Crystallographic studies were made of pure santonin crystals to prepare its crystal system, facial indices and stereograph. The index of refraction, optic axial angle, sign of elongation and dispersion of optic axes were determined. These figures were compared with those of crystals obtained by microsublimation from Artemisia cina and A. monogyna Waldst. et Kit. in order to determine the presence of santonin. The same measurements were made of artemisin and temisin which are often present in crude drugs and have similar chemical structures to santonin, in order to facilitate observation.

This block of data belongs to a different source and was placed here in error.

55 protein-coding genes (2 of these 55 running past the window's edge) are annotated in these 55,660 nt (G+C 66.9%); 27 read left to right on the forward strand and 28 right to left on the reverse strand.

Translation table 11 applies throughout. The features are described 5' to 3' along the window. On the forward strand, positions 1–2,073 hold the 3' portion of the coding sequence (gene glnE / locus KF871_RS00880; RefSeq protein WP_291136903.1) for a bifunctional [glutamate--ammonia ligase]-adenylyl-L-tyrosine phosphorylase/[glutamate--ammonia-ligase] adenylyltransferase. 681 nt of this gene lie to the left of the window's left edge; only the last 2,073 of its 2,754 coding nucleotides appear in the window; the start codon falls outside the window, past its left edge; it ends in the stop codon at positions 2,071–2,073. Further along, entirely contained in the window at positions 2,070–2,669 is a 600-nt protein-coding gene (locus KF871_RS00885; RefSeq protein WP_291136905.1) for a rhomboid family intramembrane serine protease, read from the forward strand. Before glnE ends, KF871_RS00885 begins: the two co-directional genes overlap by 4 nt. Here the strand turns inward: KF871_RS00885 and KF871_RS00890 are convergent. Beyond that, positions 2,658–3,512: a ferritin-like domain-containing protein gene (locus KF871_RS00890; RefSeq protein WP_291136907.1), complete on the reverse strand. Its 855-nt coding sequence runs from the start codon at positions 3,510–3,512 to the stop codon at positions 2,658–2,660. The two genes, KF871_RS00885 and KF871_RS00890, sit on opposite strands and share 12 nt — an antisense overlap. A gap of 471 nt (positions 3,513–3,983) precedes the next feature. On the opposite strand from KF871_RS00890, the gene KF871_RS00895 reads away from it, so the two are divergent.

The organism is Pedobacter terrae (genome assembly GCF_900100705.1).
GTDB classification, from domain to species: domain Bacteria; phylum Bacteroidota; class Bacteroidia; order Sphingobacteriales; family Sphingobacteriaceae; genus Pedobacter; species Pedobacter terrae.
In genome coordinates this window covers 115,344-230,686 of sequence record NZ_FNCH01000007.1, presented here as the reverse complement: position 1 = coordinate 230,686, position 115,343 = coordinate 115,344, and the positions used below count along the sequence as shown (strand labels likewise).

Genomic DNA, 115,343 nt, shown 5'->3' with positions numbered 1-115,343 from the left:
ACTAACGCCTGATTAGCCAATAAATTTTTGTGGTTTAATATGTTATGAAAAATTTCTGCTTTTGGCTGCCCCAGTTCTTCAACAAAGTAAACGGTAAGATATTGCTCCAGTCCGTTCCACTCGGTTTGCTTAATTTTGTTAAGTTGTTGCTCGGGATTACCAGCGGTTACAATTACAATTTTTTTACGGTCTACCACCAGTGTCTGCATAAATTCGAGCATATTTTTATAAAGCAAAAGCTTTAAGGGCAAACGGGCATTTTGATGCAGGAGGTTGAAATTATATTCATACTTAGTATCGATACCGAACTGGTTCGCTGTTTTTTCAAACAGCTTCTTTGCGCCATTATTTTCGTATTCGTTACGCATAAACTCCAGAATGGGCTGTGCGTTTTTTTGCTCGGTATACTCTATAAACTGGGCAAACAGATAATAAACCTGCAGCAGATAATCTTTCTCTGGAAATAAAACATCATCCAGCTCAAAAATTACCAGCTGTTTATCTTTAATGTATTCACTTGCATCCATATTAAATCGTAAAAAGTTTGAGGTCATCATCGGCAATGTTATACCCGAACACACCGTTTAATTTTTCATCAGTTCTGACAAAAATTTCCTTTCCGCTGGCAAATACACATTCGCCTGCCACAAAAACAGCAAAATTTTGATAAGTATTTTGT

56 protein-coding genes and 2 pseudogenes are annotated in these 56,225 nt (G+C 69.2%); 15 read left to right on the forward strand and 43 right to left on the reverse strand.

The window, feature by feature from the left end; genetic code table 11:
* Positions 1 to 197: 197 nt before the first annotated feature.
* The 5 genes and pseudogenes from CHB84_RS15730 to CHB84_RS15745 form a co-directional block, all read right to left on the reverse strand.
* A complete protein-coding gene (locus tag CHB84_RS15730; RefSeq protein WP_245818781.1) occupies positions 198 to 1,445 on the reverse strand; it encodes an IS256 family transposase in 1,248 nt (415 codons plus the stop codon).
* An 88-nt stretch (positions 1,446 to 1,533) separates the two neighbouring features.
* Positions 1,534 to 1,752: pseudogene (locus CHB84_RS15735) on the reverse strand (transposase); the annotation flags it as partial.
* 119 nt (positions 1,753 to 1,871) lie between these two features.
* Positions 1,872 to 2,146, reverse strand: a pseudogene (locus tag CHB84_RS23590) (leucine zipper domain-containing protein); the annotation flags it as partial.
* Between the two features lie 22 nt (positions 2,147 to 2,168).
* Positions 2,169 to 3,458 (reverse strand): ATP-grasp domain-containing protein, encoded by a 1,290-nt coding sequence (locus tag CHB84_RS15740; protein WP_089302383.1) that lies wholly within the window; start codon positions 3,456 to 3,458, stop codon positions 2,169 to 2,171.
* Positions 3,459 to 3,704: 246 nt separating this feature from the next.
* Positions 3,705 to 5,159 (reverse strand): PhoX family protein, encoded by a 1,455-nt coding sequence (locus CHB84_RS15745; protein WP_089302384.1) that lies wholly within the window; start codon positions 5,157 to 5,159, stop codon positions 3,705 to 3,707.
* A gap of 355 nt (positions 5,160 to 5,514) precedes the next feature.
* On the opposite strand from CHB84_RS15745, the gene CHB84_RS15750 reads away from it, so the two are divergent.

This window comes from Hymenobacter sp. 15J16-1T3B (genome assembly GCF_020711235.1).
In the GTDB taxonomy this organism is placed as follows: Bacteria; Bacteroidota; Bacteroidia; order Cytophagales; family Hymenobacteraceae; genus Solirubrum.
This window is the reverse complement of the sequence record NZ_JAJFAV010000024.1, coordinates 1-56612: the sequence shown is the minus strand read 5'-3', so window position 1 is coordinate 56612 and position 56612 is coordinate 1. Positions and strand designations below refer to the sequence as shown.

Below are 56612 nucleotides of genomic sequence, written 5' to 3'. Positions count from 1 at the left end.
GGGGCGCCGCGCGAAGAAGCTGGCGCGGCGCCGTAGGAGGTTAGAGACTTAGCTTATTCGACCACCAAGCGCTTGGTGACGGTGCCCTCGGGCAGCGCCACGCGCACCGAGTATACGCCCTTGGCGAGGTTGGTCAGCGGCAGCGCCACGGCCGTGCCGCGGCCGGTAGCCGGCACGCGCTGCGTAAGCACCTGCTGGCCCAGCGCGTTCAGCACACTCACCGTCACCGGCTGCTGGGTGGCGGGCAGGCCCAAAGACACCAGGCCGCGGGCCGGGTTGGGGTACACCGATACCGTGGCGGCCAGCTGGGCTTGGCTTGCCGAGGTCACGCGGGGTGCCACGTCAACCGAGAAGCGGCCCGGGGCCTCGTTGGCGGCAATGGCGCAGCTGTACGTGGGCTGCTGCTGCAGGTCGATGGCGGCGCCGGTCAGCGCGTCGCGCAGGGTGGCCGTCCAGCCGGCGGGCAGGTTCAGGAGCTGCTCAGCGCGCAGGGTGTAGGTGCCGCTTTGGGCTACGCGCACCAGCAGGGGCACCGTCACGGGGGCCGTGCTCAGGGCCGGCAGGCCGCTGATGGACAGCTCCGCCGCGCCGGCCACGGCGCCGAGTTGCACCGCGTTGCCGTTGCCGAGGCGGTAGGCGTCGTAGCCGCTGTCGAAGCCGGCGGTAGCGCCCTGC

The preparation of sodium citrate from calcium citrate involves initial preparation of citric acid by decomposition of calcium salt with H2SO4, neutralization with Na2CO3 and subsequent crystallization by evaporation. The reaction proceeds 98% even by applying Na2CO3 to calcium citrate while hot. However, sodium citrate so prepared contains pectin substance and is difficult to purify. By purification with concentrated NaCl solution, solubility of pectin substance is lowered, thereby decreasing the amount of the same in solution and lowering the solubility of sodium salt. Moreover, this NaCl solution can be used repeatedly which makes it economical. Although sodium citrate so prepared contains a small amount of NaCl, it can be brought up to the standard of Pharmacopoea by recrystallization.